A commonly held view about drug addiction is that users are constantly chasing the euphoric highs that they felt when they first tried illicit substances. Recent research conducted at Rutgers University has challenged this assertion, however, suggesting that addicts continue to engage in substance abuse because they are trying to escape emotional lows.
In the study, published in Psychopharmacology, laboratory rats were allowed to self-administer cocaine. During this time, researchers recorded the rats' high-pitched (euphoric) and low-pitched (depressed) sounds. Over the course of several hours, the euphoric sounds became less frequent, while the depressed noises increased.
"Our results suggest that once the animals started a binge, they may have felt trapped and didn't like it," said Mark West, the study's lead researcher, in a press release. "This showed us that negative emotions play an equal, if not more important role in regulating cocaine abuse."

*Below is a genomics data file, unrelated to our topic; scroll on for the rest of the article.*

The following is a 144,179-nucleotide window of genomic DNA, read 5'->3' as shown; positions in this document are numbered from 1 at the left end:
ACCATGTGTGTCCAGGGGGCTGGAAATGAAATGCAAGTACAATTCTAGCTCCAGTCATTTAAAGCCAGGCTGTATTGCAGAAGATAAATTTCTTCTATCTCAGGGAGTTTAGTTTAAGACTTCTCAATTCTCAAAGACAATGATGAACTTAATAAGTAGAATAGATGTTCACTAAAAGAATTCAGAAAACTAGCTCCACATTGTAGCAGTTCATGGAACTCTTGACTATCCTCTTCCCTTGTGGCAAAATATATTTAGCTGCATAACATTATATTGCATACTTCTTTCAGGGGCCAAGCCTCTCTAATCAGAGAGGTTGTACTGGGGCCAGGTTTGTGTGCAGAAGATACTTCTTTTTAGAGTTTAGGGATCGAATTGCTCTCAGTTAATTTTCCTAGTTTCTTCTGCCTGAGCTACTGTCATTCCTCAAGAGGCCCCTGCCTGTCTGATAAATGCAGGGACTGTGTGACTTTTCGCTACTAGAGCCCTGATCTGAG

West and his colleagues said that their animal research may be able to be applied to humans. Studies with mice are sometimes more reliable because the animals cannot lie about their physical and emotional state or tell scientists what they think they want to hear. This study may also help to explain the reason behind multiple types of addiction including food and tobacco.
One important takeaway from this study is that we should not be so quick to judge someone suffering from addiction. It is a disease and the reasons behind their addiction may be far more complicated than we can understand. That said, you should be supportive of someone who is dealing with substance abuse, and encourage them to seek treatment. Contact Intervention Services today to learn how an experienced interventionist can help your loved one.